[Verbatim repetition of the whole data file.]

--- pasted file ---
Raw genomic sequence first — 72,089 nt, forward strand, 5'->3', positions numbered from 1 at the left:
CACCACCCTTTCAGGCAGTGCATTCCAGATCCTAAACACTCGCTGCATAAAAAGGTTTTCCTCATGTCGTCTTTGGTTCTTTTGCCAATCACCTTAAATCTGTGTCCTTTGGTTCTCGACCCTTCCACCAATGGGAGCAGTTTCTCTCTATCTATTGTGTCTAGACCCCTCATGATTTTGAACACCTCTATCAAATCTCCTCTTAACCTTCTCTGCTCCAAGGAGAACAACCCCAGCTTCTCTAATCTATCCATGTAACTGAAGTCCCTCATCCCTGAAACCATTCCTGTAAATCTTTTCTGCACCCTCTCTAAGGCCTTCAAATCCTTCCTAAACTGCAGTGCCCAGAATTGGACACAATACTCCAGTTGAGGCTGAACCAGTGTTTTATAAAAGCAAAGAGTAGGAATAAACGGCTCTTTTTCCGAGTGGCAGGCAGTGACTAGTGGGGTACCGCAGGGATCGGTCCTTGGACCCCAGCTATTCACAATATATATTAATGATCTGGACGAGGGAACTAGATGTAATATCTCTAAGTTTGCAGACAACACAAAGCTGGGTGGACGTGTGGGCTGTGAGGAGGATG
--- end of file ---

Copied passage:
Raw genomic sequence first — 72,089 nt, forward strand, 5'->3', positions numbered from 1 at the left:
CACCACCCTTTCAGGCAGTGCATTCCAGATCCTAAACACTCGCTGCATAAAAAGGTTTTCCTCATGTCGTCTTTGGTTCTTTTGCCAATCACCTTAAATCTGTGTCCTTTGGTTCTCGACCCTTCCACCAATGGGAGCAGTTTCTCTCTATCTATTGTGTCTAGACCCCTCATGATTTTGAACACCTCTATCAAATCTCCTCTTAACCTTCTCTGCTCCAAGGAGAACAACCCCAGCTTCTCTAATCTATCCATGTAACTGAAGTCCCTCATCCCTGAAACCATTCCTGTAAATCTTTTCTGCACCCTCTCTAAGGCCTTCAAATCCTTCCTAAACTGCAGTGCCCAGAATTGGACACAATACTCCAGTTGAGGCTGAACCAGTGTTTTATAAAAGCAAAGAGTAGGAATAAACGGCTCTTTTTCCGAGTGGCAGGCAGTGACTAGTGGGGTACCGCAGGGATCGGTCCTTGGACCCCAGCTATTCACAATATATATTAATGATCTGGACGAGGGAACTAGATGTAATATCTCTAAGTTTGCAGACAACACAAAGCTGGGTGGACGTGTGGGCTGTGAGGAGGATG